After 38 years of marriage, my wife still questions me as to where I get my cuts and bruises after working on the house/yard. Hell if I know, shit happens. A week ago Thursday I had a heart attack that did minimal damage, they put two stints in and I was back to work on Wednesday (with the okay from the doc). I didn’t see it as “manning up” but just that I can’t sit still for too long. It was the “women” at work that made the most comments on my returning as soon as I did. The guys asked how I felt and that was about it.

      • Yeah I’m about 5 days since my thyroid removal op and I can’t sit still, it’s sending me insane. Trying to find something to do that I don’t need to use my neck muscles too much for. Good luck with the stints, hope it all works well. Don’t forget to take a break when you need it though, although that is hard for some of us to do, sitting idle n all!

        • Glad to hear you both are recovering, first off. Hope it’s not too torturous being asked to take it easy…I understand feeling restless, for sure.

          As to my article, I’m not suggesting that men (or women) who, as individuals, perform “manning up” or “sucking it up” or whatever, is a bad thing. I understand that sometimes a person does have to put their shit aside and just work on getting something done (in some occupations more than others).

          What my article is about is the societal expectation that men can do this, and the societal expectation that women can’t (or at the very least can’t do it as well). It creates societal pressure to behave in certain ways that are not necessarily beneficial. Yeah, I want a first responder who can “man up,” but I really don’t care whether my bank teller can…and right now pretty much all of our industries and job markets are emphasizing the importance of being able to “man up,” even when it’s not necessary.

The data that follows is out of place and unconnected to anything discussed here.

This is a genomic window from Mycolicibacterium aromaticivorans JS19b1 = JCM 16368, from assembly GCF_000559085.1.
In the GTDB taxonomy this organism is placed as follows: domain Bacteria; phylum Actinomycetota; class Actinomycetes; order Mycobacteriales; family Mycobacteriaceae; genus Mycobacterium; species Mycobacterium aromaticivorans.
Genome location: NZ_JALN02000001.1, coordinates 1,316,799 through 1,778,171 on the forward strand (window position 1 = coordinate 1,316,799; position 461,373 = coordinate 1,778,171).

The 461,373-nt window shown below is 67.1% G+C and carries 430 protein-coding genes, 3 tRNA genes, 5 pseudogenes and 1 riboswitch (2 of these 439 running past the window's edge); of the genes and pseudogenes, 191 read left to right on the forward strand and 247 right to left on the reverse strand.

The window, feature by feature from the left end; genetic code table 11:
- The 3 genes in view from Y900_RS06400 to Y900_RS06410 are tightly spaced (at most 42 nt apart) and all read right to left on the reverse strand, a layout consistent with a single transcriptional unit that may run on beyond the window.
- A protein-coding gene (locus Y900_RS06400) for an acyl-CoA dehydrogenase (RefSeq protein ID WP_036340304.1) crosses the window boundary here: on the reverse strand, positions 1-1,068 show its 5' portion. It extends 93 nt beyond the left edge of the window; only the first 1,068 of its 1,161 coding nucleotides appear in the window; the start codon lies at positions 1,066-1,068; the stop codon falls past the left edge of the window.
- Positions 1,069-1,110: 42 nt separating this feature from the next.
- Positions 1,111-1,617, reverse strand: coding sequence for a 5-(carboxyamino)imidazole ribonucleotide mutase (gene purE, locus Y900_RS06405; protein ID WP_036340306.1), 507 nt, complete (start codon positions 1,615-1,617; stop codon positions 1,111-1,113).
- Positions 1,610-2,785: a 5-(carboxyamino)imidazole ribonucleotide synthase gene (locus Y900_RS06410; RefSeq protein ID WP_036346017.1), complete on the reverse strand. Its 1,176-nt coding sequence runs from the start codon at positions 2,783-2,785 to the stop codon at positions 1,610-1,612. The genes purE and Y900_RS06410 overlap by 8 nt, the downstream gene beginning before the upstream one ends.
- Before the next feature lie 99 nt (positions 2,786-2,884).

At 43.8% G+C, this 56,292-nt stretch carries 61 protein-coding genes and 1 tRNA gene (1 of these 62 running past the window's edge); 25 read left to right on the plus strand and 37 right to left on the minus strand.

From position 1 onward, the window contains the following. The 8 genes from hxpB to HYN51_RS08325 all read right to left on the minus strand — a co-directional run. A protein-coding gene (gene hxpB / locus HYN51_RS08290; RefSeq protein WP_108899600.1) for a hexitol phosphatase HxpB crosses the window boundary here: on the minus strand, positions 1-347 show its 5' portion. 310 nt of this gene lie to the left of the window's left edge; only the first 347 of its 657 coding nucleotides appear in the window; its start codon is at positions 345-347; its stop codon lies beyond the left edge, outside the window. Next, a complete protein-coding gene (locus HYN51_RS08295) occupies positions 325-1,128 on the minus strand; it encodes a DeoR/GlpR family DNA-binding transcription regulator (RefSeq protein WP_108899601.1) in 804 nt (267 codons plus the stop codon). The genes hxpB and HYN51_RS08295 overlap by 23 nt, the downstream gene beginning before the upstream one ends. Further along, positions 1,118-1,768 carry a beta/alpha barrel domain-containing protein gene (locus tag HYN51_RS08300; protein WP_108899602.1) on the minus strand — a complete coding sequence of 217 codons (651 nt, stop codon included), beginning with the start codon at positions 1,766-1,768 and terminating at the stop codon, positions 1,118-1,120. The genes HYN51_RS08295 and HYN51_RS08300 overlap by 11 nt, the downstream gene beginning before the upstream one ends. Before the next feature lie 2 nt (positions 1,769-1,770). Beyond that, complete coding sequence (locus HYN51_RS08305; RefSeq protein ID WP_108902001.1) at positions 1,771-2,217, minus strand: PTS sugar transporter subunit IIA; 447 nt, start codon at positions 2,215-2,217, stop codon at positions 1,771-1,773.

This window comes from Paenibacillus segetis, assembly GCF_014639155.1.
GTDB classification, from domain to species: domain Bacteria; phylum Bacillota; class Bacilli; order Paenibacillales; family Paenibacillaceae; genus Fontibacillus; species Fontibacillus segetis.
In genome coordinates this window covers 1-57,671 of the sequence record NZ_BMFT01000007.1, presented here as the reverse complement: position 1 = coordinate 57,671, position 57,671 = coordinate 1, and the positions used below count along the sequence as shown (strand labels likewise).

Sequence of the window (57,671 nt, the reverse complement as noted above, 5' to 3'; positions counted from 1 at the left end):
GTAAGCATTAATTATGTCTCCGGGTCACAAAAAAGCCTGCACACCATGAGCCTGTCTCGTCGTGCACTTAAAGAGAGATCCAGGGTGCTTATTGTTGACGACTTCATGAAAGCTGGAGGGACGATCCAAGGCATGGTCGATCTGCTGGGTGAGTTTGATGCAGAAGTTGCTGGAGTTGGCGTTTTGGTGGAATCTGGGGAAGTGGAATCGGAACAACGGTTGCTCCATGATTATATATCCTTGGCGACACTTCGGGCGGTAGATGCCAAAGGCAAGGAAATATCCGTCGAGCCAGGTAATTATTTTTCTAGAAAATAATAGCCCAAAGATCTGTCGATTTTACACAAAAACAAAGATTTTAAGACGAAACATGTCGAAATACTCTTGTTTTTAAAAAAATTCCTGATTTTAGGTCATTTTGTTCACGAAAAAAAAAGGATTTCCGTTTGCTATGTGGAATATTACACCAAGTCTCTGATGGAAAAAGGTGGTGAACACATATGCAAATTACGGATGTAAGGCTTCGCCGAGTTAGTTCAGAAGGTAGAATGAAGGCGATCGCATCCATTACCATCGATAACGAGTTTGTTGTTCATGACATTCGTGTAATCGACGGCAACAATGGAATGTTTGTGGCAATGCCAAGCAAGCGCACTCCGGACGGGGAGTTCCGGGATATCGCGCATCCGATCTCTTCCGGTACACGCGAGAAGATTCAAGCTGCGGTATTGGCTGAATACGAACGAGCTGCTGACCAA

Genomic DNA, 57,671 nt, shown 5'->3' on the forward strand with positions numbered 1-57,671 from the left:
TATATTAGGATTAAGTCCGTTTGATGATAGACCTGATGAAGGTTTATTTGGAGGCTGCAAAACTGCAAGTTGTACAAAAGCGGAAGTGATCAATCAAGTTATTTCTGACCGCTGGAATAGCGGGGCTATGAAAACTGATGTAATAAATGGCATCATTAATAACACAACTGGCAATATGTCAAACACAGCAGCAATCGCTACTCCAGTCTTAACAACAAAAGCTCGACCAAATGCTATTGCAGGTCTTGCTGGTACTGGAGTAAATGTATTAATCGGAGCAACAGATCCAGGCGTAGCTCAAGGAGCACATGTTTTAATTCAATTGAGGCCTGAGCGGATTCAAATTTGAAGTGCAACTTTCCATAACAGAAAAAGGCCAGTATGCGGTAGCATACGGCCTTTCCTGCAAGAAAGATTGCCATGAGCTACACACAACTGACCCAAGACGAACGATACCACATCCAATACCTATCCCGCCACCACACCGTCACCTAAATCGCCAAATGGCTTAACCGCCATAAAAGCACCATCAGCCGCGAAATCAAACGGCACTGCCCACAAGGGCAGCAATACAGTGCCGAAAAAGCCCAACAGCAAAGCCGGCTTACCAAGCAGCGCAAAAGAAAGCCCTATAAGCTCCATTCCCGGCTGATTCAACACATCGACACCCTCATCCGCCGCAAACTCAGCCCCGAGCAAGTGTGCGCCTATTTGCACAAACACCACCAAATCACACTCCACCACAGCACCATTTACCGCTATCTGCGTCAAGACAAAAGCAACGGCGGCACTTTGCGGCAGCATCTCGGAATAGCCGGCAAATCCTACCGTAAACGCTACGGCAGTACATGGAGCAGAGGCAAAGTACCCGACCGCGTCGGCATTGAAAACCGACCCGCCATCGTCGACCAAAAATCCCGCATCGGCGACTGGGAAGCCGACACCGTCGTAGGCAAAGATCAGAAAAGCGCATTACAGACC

• I find it telling about feminism in general that you managed to take something of a pejorative solely against males as a slight toward you as a female. The term is strictly a slight of men who other self-styled alpha males feel don’t conform to their standard of manliness. I’ve never once, ever, seen it levied at a female so to find a way to make it about you just continues the ever present persecution complex inherent in feminism. It’s not unlike Hillary’s quote about how women are the primary victim of a man’s death in war. It’s amazing how, via feminism, men aren’t even the victims of their own death in wars in which only they are expected to fight/die in. Purely absurd. It would be, on the whole. alot more constructive to have discussion about how we may all best fix society’s ills instead of shoe-horning non-points into victimization. Feminism, masculism (funny how computers autocorrect masculism and misandry but not feminism or misogyny) will never lead us there. Humanism and acknowledging the fact that we’re all just adults who are often railroaded by the wealthy and powerful is using all of your brain. The good news is, we all constitute the majority and can combat that reality if we stop wasting time writing fluff like this blog piece.

            • I am suspicious that perhaps you didn’t read my entire article? My point, at the end, is that going around and around about who is harmed most by what often doesn’t get us anywhere. My point was that we should look at how society affects people and then work to make it better.